Quantitative modelling of embryonic development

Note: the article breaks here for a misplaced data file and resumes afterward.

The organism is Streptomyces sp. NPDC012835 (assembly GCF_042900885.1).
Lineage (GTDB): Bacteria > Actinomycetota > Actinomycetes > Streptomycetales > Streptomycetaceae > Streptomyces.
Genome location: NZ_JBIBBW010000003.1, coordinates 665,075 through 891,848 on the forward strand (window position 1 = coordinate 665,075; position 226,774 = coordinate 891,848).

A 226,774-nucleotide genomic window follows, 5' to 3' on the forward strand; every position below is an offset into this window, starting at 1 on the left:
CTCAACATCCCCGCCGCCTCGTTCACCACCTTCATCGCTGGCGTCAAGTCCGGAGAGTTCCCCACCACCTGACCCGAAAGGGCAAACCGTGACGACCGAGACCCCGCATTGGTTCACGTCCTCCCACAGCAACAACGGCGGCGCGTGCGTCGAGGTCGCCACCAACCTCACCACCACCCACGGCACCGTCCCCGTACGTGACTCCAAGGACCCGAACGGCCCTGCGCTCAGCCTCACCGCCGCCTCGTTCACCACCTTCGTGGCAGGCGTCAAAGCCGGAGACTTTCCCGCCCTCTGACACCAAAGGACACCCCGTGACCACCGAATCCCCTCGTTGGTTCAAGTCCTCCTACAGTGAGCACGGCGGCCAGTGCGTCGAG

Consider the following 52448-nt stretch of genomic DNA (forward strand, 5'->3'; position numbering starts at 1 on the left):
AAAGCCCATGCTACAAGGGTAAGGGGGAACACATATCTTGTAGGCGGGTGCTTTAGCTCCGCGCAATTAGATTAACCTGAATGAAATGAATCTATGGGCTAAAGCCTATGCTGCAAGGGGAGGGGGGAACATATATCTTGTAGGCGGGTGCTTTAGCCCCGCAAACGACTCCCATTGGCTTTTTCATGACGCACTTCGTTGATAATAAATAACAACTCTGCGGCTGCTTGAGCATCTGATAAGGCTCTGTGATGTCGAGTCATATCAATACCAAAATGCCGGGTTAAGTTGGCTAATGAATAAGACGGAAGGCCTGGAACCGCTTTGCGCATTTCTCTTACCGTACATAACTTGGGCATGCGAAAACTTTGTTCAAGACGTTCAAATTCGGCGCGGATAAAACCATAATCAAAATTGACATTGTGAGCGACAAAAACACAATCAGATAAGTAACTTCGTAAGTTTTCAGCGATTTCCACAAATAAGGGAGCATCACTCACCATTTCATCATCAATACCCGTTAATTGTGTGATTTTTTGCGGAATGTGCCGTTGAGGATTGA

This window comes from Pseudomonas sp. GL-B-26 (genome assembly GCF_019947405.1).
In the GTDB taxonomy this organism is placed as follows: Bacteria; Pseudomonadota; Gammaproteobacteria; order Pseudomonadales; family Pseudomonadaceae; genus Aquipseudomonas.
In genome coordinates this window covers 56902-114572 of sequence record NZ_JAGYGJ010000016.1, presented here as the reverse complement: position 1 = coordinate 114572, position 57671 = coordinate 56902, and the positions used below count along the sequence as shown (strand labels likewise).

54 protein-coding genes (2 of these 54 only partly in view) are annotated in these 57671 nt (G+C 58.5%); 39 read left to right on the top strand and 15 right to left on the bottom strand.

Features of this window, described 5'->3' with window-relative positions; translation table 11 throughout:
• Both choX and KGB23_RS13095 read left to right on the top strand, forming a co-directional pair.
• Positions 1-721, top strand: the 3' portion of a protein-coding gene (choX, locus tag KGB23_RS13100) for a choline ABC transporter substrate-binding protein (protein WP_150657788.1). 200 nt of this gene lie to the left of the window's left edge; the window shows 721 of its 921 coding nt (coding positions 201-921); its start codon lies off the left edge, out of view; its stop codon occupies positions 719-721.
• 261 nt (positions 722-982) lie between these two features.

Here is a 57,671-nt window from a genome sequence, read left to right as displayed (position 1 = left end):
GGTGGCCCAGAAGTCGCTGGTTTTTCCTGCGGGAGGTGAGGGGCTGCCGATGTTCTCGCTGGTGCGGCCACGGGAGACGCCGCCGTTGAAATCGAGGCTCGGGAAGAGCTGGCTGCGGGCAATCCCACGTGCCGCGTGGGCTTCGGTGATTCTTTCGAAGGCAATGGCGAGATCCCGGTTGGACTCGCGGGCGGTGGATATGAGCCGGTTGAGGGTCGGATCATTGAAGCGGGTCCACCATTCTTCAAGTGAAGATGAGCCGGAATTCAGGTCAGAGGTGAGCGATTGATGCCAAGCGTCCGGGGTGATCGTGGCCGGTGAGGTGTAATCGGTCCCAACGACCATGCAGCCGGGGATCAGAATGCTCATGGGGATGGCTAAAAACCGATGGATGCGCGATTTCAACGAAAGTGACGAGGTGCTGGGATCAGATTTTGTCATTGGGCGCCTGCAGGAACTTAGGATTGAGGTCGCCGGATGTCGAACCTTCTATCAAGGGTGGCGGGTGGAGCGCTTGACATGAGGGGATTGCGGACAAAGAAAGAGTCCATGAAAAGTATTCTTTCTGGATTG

The study of morphogenesis promises to shed light on developmental diseases and to pave the way for the growth of artificial organs. Recent years have seen a rise in quantitative data for many embryonic processes. However, these new data lead to challenges at each stage of the scientific method, including the design of quantitative hypotheses as well as data analysis and data interpretation. Here, I will present projects that illustrate how mathematical methods can help overcome challenges in the quantitative study of embryonic development. I will show how multi-scale, cell-based models can be designed to make experimentally testable predictions on tissue growth. I will present a novel algorithm that uses graph theoretic concepts to enable cell-tracking in live-imaging microscopy videos. Finally, I will discuss how Bayesian inference can provide insights into the mechanics of tissue growth and into the roles of gene expression dynamics during cell differentiation.